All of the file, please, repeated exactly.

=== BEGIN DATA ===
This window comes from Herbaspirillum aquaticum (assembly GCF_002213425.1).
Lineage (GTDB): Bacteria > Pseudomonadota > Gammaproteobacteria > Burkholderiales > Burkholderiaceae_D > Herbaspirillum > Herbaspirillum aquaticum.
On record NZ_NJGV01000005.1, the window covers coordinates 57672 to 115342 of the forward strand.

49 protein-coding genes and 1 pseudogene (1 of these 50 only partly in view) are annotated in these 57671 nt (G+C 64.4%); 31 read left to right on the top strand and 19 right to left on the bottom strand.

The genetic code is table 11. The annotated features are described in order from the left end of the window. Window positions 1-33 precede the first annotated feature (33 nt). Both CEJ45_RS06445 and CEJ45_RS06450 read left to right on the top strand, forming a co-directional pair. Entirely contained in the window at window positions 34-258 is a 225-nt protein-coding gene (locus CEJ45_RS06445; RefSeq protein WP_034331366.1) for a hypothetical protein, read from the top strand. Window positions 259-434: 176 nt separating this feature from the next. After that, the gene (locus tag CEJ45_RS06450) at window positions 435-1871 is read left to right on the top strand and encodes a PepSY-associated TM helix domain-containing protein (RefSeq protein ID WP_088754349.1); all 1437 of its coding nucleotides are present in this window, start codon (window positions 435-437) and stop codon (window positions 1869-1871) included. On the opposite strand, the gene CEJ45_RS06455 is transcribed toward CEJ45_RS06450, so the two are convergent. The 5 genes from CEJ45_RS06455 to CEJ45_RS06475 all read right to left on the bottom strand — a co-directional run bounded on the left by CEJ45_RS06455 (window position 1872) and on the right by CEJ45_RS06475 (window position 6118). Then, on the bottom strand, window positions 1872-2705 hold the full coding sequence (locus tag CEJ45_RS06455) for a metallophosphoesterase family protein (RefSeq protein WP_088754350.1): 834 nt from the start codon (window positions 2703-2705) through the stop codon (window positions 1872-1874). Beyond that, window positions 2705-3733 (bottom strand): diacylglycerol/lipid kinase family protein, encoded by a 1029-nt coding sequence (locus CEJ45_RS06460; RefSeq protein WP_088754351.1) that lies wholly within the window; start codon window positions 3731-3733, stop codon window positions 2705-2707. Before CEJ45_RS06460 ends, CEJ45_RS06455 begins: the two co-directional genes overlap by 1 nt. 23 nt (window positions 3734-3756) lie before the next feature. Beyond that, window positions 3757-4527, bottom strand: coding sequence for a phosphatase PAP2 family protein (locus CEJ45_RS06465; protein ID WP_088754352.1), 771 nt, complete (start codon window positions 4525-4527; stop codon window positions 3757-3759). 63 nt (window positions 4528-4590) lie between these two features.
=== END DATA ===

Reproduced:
This window comes from Herbaspirillum aquaticum (assembly GCF_002213425.1).
Lineage (GTDB): Bacteria > Pseudomonadota > Gammaproteobacteria > Burkholderiales > Burkholderiaceae_D > Herbaspirillum > Herbaspirillum aquaticum.
On record NZ_NJGV01000005.1, the window covers coordinates 57672 to 115342 of the forward strand.

49 protein-coding genes and 1 pseudogene (1 of these 50 only partly in view) are annotated in these 57671 nt (G+C 64.4%); 31 read left to right on the top strand and 19 right to left on the bottom strand.

The genetic code is table 11. The annotated features are described in order from the left end of the window. Window positions 1-33 precede the first annotated feature (33 nt). Both CEJ45_RS06445 and CEJ45_RS06450 read left to right on the top strand, forming a co-directional pair. Entirely contained in the window at window positions 34-258 is a 225-nt protein-coding gene (locus CEJ45_RS06445; RefSeq protein WP_034331366.1) for a hypothetical protein, read from the top strand. Window positions 259-434: 176 nt separating this feature from the next. After that, the gene (locus tag CEJ45_RS06450) at window positions 435-1871 is read left to right on the top strand and encodes a PepSY-associated TM helix domain-containing protein (RefSeq protein ID WP_088754349.1); all 1437 of its coding nucleotides are present in this window, start codon (window positions 435-437) and stop codon (window positions 1869-1871) included. On the opposite strand, the gene CEJ45_RS06455 is transcribed toward CEJ45_RS06450, so the two are convergent. The 5 genes from CEJ45_RS06455 to CEJ45_RS06475 all read right to left on the bottom strand — a co-directional run bounded on the left by CEJ45_RS06455 (window position 1872) and on the right by CEJ45_RS06475 (window position 6118). Then, on the bottom strand, window positions 1872-2705 hold the full coding sequence (locus tag CEJ45_RS06455) for a metallophosphoesterase family protein (RefSeq protein WP_088754350.1): 834 nt from the start codon (window positions 2703-2705) through the stop codon (window positions 1872-1874). Beyond that, window positions 2705-3733 (bottom strand): diacylglycerol/lipid kinase family protein, encoded by a 1029-nt coding sequence (locus CEJ45_RS06460; RefSeq protein WP_088754351.1) that lies wholly within the window; start codon window positions 3731-3733, stop codon window positions 2705-2707. Before CEJ45_RS06460 ends, CEJ45_RS06455 begins: the two co-directional genes overlap by 1 nt. 23 nt (window positions 3734-3756) lie before the next feature. Beyond that, window positions 3757-4527, bottom strand: coding sequence for a phosphatase PAP2 family protein (locus CEJ45_RS06465; protein ID WP_088754352.1), 771 nt, complete (start codon window positions 4525-4527; stop codon window positions 3757-3759). 63 nt (window positions 4528-4590) lie between these two features.